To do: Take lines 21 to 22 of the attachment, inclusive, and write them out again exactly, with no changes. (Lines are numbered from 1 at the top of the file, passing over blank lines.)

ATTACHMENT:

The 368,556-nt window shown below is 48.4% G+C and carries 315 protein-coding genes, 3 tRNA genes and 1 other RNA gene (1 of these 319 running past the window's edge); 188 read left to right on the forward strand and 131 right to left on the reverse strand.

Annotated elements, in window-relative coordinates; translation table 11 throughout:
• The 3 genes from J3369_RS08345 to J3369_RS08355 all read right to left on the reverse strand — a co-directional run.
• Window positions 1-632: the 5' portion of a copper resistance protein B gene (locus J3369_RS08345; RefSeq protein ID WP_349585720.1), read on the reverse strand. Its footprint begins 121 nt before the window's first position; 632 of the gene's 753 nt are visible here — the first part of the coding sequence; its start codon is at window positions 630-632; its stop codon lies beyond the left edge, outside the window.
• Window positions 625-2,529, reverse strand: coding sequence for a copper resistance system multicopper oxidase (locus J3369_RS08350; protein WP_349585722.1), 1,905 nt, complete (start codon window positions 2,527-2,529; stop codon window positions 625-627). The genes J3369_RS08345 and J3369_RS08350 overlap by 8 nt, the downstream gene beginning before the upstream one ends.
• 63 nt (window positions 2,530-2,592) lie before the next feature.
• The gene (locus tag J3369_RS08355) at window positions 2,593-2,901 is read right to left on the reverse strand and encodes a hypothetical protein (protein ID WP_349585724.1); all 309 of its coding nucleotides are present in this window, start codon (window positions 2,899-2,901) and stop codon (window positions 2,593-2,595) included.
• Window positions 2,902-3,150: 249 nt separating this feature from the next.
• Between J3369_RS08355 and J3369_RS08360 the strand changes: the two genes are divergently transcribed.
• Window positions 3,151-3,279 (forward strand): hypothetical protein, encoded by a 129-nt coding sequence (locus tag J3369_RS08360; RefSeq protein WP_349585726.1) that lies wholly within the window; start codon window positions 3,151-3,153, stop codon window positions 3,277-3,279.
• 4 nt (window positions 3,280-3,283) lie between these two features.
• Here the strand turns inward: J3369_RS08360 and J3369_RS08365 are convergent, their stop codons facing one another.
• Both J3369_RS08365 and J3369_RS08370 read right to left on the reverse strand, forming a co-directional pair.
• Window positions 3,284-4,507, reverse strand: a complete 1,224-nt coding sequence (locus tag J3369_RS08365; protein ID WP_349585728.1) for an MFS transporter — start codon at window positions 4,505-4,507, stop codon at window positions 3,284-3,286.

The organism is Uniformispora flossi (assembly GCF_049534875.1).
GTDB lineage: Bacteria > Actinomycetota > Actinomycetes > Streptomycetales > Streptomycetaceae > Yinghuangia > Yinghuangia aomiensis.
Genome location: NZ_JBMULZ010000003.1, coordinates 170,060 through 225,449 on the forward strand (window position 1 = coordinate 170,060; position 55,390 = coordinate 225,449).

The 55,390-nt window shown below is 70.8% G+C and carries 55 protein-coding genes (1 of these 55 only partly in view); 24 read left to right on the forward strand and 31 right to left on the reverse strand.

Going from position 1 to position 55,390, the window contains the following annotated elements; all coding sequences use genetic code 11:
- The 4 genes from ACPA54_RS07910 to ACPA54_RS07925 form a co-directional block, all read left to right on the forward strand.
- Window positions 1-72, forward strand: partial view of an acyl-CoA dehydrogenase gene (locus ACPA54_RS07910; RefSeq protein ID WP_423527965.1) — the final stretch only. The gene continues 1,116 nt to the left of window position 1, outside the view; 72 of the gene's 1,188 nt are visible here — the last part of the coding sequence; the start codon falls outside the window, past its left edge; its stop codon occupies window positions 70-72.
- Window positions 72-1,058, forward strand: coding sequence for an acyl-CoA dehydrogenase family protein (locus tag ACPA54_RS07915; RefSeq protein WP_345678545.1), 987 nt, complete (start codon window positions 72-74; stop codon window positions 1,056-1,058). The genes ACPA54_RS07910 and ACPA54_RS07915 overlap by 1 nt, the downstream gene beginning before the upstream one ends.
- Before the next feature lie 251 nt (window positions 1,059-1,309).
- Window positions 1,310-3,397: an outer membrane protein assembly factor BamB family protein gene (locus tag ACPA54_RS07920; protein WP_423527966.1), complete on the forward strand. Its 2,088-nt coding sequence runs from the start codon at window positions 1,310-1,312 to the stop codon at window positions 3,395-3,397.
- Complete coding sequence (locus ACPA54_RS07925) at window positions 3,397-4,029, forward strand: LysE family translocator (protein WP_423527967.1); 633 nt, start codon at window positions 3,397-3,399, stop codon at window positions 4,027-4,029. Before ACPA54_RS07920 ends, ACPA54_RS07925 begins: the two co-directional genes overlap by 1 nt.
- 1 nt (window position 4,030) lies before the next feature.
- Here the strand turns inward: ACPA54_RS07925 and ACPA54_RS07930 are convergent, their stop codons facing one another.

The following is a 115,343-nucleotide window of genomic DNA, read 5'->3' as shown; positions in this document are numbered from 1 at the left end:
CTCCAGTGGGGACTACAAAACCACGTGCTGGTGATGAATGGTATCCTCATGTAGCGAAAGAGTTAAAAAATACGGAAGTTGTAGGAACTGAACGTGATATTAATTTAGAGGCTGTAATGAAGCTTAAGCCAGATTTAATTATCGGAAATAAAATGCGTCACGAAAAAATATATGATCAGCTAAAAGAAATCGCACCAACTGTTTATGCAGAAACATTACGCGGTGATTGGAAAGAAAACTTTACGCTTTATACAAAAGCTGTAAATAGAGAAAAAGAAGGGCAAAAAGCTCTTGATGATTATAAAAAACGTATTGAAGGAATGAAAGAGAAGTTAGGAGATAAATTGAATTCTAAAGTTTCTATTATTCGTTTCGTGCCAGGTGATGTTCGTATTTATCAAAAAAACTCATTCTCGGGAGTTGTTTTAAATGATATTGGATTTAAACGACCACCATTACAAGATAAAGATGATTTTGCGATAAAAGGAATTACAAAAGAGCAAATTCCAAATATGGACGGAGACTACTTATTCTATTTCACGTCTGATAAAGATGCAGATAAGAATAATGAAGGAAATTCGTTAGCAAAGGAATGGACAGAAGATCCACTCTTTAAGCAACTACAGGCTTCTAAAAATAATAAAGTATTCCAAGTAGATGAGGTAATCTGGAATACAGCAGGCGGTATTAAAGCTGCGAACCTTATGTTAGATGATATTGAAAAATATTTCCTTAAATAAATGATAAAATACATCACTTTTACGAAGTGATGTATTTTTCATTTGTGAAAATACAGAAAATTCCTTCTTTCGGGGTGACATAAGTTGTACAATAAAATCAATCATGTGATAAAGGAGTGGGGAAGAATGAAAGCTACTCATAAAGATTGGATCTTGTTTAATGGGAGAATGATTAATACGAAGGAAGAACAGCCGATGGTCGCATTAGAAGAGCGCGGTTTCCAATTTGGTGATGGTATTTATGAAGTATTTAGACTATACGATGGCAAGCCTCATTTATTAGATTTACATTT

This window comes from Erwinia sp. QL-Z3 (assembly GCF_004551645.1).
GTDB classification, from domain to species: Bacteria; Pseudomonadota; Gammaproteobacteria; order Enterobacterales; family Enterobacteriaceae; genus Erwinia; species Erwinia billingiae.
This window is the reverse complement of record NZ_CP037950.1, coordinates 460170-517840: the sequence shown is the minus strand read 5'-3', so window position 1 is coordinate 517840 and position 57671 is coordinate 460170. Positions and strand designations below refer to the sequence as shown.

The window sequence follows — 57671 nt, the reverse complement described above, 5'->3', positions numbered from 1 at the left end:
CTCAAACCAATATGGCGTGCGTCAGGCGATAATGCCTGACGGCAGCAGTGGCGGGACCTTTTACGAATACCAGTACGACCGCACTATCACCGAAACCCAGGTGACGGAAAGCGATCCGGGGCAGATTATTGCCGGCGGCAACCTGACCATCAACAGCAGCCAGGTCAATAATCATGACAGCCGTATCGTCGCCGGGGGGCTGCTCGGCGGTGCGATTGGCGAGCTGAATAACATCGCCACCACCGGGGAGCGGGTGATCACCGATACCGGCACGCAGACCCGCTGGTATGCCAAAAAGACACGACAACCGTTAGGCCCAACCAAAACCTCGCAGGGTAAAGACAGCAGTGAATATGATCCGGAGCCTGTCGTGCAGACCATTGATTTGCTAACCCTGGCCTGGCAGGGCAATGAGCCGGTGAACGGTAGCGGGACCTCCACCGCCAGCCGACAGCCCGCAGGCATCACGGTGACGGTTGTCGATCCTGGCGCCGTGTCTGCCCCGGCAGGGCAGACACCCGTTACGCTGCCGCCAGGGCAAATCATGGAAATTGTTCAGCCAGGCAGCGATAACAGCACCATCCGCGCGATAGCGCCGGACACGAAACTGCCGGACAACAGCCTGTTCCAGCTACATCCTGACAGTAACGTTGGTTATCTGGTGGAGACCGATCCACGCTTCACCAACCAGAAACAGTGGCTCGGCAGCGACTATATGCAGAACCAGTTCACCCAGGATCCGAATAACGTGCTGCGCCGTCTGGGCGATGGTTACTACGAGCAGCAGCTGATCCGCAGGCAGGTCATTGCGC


- Window positions 1-72, forward strand: partial view of an acyl-CoA dehydrogenase gene (locus ACPA54_RS07910; RefSeq protein ID WP_423527965.1) — the final stretch only. The gene continues 1,116 nt to the left of window position 1, outside the view; 72 of the gene's 1,188 nt are visible here — the last part of the coding sequence; the start codon falls outside the window, past its left edge; its stop codon occupies window positions 70-72.
- Window positions 72-1,058, forward strand: coding sequence for an acyl-CoA dehydrogenase family protein (locus tag ACPA54_RS07915; RefSeq protein WP_345678545.1), 987 nt, complete (start codon window positions 72-74; stop codon window positions 1,056-1,058). The genes ACPA54_RS07910 and ACPA54_RS07915 overlap by 1 nt, the downstream gene beginning before the upstream one ends.